“I believe that parents need to have choices. We know that two and a half years is when there is a real bulge of demand. That’s why what we’re proposing is free preschool child care for two-and-a-half- to four-year-olds, and we’ll continue to subsidize for zero to two and a half. The reality is that there needs to be choice.

“There’s more common ground between us and the NDP than not. I appreciate that she has stepped up and has put child care in her platform.”

5. NDP MPP raises Concern over York University Strike

On April 18, NDP MPP Cindy Forster pointed to the ongoing CUPE strike at York University and the concerns of students who worry about not being able to graduate. Advanced Education and Skills Development Minister Miztie Hunter replied:

“York University has remained open and students are attending classes. This is a very challenging situation. I’ve connected with both sides multiple times. It’s a very, very tough situation. We respect the collective bargaining process. We are calling on both sides in this situation to think about a compromise, put the needs of the students first, get back to the table and resolve this issue so that it’s fair and equitable to both sides.”

6. NDP MPP says Auto Workers unfairly treated by Change in Employment Standards

On April 18, NDP MPP Jennifer French raises concerns over recent changes to auto workers’ access to personal leave days. She stated:

“…not only are cleaners in auto plants finding their job titles re-designated as “auto workers” so that their leave days can be clawed back, but there also have been employers across this province who have taken their cue from the government and have issued notices that they will now only allow seven personal emergency leave days. These are employers who had previously been giving their workers 10 days.”

Labour Minister Kevin Flynn defended what he termed a “pilot project” in the auto sector that was implemented following consultation with auto industry stakeholders, including organized labour. He stated:

“What we put in place was a pilot project. We wanted to look at the auto sector and we wanted to examine if there was a different way of providing personal emergency leave that made sense and took into account the competitive nature and other unique parts of the auto sector. We’ve been out there for about a year with the pilot project. We continue to talk to those who are involved with this issue. It is a pilot project, and you have my commitment that when we examine it, we’re going to do a very thorough examination.”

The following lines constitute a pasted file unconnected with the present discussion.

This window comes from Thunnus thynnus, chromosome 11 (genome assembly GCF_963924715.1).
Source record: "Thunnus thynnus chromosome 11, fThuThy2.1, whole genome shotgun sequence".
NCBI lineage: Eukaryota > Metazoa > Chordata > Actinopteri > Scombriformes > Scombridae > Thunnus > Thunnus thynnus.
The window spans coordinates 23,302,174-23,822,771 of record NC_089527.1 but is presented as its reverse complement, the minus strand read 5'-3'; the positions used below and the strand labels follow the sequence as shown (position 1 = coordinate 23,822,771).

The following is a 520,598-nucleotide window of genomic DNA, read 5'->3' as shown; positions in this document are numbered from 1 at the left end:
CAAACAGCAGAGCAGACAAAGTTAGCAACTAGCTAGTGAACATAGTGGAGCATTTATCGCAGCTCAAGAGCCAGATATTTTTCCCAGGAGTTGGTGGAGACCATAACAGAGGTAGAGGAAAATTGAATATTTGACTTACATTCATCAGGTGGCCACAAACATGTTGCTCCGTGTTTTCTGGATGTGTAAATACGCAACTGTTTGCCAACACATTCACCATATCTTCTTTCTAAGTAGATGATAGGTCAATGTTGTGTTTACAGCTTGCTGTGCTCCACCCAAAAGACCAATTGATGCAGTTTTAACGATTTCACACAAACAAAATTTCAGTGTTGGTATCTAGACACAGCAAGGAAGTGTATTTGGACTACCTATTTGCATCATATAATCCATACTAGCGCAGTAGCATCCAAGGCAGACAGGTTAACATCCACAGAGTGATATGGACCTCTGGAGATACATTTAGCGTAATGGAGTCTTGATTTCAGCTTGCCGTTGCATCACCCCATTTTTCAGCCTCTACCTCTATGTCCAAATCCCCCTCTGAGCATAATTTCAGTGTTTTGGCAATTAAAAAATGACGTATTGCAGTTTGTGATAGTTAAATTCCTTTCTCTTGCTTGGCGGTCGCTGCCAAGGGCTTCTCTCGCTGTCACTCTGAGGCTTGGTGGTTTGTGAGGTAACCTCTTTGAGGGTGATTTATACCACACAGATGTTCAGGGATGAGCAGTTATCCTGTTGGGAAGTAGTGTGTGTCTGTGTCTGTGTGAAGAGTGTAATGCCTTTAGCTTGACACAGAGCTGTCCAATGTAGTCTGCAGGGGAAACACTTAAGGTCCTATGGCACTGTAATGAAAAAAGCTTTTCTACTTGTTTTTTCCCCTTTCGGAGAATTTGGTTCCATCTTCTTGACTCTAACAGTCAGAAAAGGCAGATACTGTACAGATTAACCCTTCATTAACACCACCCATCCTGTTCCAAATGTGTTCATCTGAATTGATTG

In answer to a supplementary question, Minister Flynn suggested that he and MPP French were on the same page because the government agreed it was time to evaluate the pilot. He also informed the House that “we have appointed Buzz Hargrove, the former leader of the CAW, and Stacey Allerton, former vice-president of human resources at Ford Motor Company and the former director of labour affairs for Ford in the United States” to provide advice on the pilot.

Following Question Period, MPP French introduced Bill 55, Fairness for the Auto Sector Act (Employment Standards), 2018, a private member’s bill that proposes to address the concerns regarding auto workers’ access to personal leave. In introducing the bill, MPP French stated:

“Currently, the Employment Standards Act, 2000, permits industry-specific regulations about leaves of absence. These regulations can detrimentally affect the entitlements and rights that an employee would otherwise have under the part of the act that deals with leaves of absence. The bill would restrict this power. Industry-specific regulations could still be made, but they would not be permitted to detrimentally affect those entitlements and rights.”

For more information, check the website of the Ontario Legislature.